Patient navigation was originally created to help remove physical barriers to receiving the best health care. O’Toole and Smith Center expanded that concept, developing integrative navigation as additional support for people facing cancer. “Integrative navigators meet with individuals to not only ensure they have access to medical treatment, but also to offer additional support through what are known as complementary therapies, such as nutritional support, stress management, emotional support and creative expression, all of which can truly change the cancer experience for individuals and their families,” said O’Toole. Integrative navigators are a free service Smith Center provides to anyone looking for additional support. Navigators provide information, education and connect people to many integrative cancer care resources, including their programs at Smith Center.

In 2007, Smith Center received a Komen Foundation grant to establish integrative patient navigators at Howard University Hospital and in the local community. The program reached over 12,000 people in the city and led to Smith Center developing a national training program for integrative patient navigators. The Center has trained 150 navigators across the country, serving diverse populations and working in a variety of locations, including the City of Hope in Los Angeles, rural Mississippi, Hawaii, Alaska, tribal reservations in the southwest and refugee clinics in Boston. Southwest DC’s own Thelma D. Jones is one of Smith Center’s award-winning community breast care navigators and is featured in a video on Smith Center’s retreats to be released shortly.

O’Toole was followed by the second speaker, Fatima Djalo. At the young age of 21, she was diagnosed with Hodgkin’s Lymphoma in her native Moldova in Eastern Europe and underwent thoracic surgery, chemotherapy and radiation there. After a successful recovery, she had the good fortune to win the green card diversity lottery and moved to the United States.

Not long after arriving here, Djalo had a relapse and needed a bone marrow transplant for which her younger brother was a 100% match. She seemed to make a good recovery, however she was later diagnosed while pursuing her master’s degree at Howard University with small cell neuroendocrine cervical cancer, a very rare form that affects only 2 percent of patients. This cancer usually appears in the lungs and Djalo’s case was so rare that there is no known protocol for treatment for this very aggressive form. Djalo, who was 27 at the time, was treated with a three-step procedure that included a hysterectomy, radiation and chemotherapy. Her doctors subsequently suggested she seek some help and support at Smith Center. Now a vivacious 29 year old, Djalo is Smith Center’s program coordinator for integrative health where she administers yoga stress relief classes, nutrition classes, lectures and talks.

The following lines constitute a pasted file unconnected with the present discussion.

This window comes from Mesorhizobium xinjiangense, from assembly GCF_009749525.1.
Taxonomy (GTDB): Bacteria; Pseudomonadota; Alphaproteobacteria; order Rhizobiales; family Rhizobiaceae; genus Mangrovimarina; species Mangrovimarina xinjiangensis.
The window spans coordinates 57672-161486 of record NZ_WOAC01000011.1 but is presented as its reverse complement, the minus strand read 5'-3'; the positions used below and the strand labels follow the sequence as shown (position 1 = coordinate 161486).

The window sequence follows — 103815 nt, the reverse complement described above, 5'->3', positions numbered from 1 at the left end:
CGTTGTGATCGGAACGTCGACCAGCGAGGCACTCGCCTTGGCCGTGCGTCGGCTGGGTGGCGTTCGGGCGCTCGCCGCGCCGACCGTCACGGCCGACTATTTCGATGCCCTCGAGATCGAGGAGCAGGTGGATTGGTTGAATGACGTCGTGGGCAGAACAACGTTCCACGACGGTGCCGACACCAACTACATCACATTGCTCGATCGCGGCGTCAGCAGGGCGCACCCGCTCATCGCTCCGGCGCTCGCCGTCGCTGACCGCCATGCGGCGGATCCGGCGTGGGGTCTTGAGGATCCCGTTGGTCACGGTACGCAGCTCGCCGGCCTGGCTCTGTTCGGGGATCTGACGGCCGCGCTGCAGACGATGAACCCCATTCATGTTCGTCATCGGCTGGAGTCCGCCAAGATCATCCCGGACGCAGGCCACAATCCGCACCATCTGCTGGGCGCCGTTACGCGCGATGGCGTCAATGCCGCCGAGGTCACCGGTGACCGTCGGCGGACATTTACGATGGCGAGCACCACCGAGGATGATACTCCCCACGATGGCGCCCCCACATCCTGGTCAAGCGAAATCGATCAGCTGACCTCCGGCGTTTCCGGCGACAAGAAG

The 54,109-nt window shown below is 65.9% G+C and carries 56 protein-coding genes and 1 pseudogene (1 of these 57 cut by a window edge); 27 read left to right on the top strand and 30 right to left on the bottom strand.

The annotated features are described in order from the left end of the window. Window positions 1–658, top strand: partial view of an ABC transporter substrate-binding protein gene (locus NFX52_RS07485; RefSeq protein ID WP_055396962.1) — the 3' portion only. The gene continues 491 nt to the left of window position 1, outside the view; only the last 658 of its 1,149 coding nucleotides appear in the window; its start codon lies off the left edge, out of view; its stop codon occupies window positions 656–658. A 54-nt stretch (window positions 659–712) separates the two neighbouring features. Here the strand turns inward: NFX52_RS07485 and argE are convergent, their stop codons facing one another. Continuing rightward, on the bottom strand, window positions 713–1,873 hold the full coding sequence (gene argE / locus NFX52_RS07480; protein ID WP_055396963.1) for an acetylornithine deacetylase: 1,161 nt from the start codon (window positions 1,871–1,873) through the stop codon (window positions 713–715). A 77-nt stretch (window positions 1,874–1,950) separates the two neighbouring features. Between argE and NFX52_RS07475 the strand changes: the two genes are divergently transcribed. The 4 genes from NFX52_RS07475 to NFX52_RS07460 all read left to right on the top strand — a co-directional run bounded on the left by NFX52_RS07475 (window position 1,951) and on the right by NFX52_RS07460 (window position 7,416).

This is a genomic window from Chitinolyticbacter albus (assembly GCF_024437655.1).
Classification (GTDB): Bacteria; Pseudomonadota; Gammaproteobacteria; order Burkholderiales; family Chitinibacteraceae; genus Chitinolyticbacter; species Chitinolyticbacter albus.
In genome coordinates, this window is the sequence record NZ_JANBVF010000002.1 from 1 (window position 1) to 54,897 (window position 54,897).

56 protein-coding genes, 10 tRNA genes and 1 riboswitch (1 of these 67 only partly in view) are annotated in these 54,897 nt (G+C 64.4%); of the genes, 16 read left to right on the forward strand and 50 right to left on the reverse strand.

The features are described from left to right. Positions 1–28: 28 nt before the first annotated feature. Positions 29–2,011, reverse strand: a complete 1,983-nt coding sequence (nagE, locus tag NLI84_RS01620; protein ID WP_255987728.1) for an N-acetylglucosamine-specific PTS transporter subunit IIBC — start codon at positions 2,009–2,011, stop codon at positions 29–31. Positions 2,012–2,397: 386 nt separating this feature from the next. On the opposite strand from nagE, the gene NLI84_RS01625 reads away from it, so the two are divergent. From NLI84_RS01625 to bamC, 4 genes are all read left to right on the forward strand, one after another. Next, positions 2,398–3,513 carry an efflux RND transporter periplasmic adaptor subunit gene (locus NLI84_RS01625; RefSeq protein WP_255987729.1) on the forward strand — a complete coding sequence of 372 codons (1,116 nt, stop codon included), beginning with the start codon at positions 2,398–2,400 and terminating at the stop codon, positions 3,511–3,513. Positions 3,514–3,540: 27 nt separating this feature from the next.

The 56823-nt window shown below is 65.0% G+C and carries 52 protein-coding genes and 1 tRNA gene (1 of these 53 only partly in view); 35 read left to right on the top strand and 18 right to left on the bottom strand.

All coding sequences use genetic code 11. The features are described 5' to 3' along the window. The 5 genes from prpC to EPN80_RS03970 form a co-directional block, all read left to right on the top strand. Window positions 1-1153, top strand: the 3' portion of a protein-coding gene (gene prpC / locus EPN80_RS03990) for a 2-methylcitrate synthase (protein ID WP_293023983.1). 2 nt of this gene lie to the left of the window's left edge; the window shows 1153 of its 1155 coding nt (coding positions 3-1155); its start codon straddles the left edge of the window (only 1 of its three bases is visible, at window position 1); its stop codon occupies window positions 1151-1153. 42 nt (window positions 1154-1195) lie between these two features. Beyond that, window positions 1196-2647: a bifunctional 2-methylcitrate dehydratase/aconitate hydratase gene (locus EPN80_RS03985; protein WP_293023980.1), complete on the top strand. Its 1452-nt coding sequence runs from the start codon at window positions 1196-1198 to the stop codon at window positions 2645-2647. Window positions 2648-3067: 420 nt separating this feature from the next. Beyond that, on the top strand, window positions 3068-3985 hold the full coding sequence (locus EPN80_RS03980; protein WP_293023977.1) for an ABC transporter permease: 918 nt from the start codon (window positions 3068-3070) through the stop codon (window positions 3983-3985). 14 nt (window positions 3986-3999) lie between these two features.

Ending the evening, guests were given autographed copies of O’Toole’s books as well as a hand-crafted pink bowl designed by a local artist and displayed at Smith Center. The “Evening with Smith Center for Healing and the Arts” was so therapeutic that Jones and O’Toole agreed to make it an annual event.  “We are so happy to support the wonderful work the TDJBCF does in our community and look forward to welcoming the group to our space and our programs,” said O’Toole.

The Thelma D. Jones Breast Cancer Fund is a 501(c)(3) grassroots organization. Its mission is to advocate and improve the overall health and wellness for women and men through outreach, education, and prevention. It promotes early detection strategies for breast health and access to the best biomedical and evidence-based complementary therapies to reduce the incidences and mortality rates of breast cancer. Its vision is to save lives, embrace and achieve a world community free of breast cancer.

Support group meetings, the signature program of the TDJBCF, are held monthly on the third Wednesday at 6 p.m. at St. Augustine’s Episcopal Church located at 555 Water St., SW, unless otherwise specified. For questions, email

BY Elisabeth Ann Brown

Admiring Djalo’s story  (1-r) Ma Diakite, Carole O’Toole, Thelma D. Jones, Fatima Djalo, Kiersten Gallagher


Carole O’Toole sharing her story while Fatima Djalo looks on


Jennifer Bires and Thelma D. Jones


Kiersten Gallagher, Carole O’Toole, Thelma D. Jones enjoying a lighter moment after the meeting ends